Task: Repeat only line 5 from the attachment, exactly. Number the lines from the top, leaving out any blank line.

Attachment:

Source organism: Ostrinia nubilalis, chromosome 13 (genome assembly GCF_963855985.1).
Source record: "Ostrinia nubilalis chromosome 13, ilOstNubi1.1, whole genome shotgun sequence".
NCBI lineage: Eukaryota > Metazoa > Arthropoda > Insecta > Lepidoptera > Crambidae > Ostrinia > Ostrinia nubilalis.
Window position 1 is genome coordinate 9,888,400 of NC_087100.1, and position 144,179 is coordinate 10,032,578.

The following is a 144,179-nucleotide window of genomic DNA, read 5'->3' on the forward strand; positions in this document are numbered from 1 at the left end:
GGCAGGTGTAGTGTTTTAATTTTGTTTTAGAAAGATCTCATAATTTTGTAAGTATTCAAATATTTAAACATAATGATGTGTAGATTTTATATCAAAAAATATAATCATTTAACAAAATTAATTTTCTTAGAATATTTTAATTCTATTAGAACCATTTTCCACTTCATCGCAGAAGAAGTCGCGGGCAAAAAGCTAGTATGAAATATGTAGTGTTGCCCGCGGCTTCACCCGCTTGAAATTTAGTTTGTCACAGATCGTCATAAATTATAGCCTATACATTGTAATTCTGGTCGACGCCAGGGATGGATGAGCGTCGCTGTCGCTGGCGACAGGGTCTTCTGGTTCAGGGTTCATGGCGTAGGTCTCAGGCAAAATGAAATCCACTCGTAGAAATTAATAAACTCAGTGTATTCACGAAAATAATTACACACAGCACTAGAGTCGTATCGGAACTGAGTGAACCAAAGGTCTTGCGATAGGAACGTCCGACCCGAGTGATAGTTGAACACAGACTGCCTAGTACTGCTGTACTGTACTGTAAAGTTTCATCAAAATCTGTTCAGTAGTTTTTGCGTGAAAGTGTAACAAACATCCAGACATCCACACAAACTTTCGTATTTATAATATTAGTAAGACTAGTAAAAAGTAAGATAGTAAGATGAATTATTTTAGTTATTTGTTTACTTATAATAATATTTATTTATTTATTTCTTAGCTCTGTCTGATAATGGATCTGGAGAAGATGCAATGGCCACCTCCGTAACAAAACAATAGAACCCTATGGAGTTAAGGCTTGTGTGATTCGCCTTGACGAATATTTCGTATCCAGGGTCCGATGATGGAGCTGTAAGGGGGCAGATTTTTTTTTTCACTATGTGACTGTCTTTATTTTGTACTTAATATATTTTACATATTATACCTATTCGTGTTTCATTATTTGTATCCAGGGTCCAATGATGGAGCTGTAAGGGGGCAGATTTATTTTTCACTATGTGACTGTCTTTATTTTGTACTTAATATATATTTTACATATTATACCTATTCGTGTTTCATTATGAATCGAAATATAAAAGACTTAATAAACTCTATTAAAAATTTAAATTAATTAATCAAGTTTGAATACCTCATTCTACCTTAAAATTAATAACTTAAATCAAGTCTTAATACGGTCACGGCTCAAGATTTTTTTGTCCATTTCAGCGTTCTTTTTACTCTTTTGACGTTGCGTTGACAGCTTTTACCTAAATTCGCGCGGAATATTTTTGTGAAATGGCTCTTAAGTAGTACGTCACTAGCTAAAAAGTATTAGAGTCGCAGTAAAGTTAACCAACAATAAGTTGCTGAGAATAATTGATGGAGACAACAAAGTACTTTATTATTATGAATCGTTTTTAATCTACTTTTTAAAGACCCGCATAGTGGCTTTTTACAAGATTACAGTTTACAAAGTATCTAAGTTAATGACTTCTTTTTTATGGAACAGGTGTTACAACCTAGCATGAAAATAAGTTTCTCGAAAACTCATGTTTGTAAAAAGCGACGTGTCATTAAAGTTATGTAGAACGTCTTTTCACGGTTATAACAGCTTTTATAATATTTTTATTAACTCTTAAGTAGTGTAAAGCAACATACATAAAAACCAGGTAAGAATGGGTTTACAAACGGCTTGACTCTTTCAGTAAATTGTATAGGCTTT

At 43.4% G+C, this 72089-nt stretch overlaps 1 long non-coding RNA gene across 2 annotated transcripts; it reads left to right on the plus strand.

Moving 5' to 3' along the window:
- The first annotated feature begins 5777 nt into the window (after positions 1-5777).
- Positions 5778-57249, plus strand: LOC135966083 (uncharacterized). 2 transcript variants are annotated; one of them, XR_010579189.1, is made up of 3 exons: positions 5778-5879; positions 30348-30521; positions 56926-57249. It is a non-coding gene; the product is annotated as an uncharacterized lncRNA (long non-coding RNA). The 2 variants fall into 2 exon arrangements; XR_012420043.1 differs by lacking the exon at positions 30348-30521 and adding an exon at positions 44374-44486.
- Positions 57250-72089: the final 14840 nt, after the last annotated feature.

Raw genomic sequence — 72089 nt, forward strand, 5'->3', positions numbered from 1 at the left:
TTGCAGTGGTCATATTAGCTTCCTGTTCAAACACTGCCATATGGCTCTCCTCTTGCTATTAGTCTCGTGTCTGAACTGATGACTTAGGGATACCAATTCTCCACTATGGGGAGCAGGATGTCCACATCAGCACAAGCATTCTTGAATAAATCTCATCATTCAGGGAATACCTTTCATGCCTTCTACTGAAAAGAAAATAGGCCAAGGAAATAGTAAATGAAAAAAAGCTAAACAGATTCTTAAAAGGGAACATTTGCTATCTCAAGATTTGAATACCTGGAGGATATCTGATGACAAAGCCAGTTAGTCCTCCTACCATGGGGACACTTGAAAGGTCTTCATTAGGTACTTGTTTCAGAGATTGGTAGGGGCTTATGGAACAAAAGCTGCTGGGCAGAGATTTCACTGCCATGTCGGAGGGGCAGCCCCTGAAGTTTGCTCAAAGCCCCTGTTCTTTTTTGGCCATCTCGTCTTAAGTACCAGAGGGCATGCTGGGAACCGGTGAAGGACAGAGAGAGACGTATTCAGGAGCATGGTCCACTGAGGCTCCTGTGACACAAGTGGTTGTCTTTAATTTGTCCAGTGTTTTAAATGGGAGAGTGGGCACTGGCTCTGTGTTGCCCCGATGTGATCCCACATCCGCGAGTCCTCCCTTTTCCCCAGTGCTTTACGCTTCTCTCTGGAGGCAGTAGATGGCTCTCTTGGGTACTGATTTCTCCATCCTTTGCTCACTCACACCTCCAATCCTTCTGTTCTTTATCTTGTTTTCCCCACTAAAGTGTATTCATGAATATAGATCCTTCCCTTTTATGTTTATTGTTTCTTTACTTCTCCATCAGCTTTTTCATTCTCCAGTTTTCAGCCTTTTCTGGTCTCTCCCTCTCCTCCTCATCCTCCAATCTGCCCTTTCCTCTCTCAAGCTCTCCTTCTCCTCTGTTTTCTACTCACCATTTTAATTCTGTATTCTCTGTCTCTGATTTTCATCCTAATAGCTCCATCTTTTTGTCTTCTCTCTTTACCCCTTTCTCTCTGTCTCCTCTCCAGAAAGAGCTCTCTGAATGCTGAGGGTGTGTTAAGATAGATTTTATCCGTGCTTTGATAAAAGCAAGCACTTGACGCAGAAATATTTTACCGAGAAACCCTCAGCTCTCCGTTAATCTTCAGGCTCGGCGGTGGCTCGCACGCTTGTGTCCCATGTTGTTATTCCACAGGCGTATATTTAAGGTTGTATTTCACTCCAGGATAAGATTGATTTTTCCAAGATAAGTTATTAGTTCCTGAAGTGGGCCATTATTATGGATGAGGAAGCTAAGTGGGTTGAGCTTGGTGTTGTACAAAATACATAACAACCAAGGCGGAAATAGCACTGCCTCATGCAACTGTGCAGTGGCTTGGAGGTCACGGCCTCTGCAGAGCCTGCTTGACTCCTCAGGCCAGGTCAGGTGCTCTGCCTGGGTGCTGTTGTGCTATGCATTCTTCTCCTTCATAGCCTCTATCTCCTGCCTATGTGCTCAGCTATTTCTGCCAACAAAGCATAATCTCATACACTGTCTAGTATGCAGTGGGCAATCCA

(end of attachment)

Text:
The following is a 144,179-nucleotide window of genomic DNA, read 5'->3' on the forward strand; positions in this document are numbered from 1 at the left end: